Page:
The last problem I had was the dreaded dangler. The dangler occurs when you remove a character and like Jason Vorhees or Freddy Kreuger, they just keep popping up no matter how many times you kill them off. In my last post on self-editing, I meantion that Dr. Phineas was removed from the book. Well, most of her. Not only did she show up by name at least five more times, she showed up by vague reference twice and by pronoun confusion once more! The pronoun confusion was the result of switching some of the plot elements and dialogue that I needed from Phineas to another character. That character was male… a male who thought to herself. The references were simply oversights, but I’m still not sure how I left her in by name five stinking times. After all, I hit CTRL + F and ferreted her out of the novel. Not sure how I missed it, but she’s gone now for sure. [Cue chilling music]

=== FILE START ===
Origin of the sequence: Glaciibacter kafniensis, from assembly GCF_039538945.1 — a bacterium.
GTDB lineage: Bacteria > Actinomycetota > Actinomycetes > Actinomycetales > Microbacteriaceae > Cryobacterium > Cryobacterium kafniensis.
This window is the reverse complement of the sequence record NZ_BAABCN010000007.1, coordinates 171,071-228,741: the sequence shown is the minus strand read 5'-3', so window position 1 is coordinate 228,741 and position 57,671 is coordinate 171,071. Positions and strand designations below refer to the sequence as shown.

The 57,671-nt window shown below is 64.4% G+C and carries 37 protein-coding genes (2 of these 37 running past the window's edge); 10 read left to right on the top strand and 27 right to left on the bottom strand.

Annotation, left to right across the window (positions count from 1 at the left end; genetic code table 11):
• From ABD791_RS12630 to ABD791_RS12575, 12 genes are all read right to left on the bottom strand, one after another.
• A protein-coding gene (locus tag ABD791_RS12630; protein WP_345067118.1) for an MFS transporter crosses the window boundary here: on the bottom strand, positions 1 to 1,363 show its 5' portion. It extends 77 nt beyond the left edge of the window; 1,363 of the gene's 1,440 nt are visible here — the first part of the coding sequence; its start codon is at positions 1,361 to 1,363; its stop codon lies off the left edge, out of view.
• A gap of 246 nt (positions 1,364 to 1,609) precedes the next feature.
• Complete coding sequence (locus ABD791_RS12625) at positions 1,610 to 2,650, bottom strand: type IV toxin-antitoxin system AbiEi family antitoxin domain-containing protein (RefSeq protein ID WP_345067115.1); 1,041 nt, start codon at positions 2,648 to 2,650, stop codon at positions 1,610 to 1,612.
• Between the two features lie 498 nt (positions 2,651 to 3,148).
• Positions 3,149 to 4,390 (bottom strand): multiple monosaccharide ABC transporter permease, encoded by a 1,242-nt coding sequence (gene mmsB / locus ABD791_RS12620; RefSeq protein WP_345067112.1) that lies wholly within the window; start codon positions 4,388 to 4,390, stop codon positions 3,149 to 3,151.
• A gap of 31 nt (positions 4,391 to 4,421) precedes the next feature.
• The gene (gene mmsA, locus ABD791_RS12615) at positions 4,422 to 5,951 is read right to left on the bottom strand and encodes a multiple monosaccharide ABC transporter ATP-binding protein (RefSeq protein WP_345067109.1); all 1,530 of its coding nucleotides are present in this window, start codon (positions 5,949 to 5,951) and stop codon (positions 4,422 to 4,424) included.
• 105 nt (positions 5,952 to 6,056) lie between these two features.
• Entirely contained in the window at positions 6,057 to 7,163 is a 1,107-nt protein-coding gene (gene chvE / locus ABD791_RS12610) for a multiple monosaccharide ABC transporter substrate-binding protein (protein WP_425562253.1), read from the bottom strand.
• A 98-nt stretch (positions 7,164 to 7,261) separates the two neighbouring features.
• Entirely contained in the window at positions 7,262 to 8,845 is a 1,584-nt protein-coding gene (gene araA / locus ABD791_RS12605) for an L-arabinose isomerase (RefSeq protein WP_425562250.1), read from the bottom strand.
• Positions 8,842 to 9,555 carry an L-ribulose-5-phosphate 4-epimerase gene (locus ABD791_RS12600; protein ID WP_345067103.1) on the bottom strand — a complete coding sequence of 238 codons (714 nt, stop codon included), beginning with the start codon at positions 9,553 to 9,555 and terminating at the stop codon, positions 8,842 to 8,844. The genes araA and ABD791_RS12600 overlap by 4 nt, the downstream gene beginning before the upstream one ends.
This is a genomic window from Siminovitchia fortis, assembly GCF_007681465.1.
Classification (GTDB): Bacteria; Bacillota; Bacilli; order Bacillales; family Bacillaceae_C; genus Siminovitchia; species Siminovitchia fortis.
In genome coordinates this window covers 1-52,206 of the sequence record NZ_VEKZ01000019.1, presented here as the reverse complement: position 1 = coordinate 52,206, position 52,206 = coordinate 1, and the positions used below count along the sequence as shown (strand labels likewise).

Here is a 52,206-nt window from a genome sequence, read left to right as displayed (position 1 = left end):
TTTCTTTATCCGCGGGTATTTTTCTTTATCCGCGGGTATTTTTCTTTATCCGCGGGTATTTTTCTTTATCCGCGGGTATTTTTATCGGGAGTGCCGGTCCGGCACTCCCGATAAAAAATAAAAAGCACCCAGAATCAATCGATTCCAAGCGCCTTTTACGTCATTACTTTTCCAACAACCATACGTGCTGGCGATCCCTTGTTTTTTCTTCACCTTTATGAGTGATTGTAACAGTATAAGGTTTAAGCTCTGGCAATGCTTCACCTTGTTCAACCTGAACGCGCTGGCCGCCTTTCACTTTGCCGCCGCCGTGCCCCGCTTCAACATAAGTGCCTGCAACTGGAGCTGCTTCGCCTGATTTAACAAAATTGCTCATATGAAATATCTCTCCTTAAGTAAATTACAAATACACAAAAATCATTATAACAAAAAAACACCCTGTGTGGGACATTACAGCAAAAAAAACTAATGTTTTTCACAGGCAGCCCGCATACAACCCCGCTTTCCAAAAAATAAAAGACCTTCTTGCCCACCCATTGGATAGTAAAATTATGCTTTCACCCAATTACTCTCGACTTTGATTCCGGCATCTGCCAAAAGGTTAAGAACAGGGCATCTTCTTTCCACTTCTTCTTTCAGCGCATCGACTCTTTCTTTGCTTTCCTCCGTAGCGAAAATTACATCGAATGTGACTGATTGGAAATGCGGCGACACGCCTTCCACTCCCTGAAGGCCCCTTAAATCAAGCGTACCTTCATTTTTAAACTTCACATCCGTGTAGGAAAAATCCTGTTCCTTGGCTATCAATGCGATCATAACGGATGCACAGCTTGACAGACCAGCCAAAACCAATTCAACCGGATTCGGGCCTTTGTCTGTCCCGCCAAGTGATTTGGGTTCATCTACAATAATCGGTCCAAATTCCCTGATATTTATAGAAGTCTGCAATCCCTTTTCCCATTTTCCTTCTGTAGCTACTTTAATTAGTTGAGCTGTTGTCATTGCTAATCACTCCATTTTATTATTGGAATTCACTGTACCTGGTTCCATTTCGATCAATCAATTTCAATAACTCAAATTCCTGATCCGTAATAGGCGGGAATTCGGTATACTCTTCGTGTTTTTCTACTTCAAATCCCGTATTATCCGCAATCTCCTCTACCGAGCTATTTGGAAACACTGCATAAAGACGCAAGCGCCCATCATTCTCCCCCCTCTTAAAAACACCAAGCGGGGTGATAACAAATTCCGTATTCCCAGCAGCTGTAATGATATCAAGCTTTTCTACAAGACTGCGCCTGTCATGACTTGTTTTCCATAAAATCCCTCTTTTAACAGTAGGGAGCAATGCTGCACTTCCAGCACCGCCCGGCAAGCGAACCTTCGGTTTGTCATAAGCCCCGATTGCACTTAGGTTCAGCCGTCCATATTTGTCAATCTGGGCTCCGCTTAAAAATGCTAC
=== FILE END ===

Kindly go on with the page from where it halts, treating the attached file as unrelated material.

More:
Anyway, even with putting scenes back in for clarity and character development’s sake, I’m down to 70 chapters, 355 pages and 98,502 words. That means I lost 2 chapters, 4 pages and about 1500 words over the Browne & King edits.

And now, pending comments from a few early reviews I have out there, I’m [finally] ready to submit Johnny Came Home to a publisher.

God bless you, and keep writing,

-Tony Breeden

While doing some market research for Johnny Came Home, I came across a post by John W. Otte, author of Failstate, a novel about superheroes who enter a TV show in hopes of winning their vigilante license. Anyway, there’s a good video on his site on what video games can teach us about backstory.

If you write speculative fiction, you’re gonna have to deal with backstory. After all, no one dumps their characters into a vaccuum. Instead, we create entire worlds with their own histories, cultures, buzzwords and politics. These things shape our characters actions and worldviews, so at some point we have to find a way to convey the backstory so our story will make sense.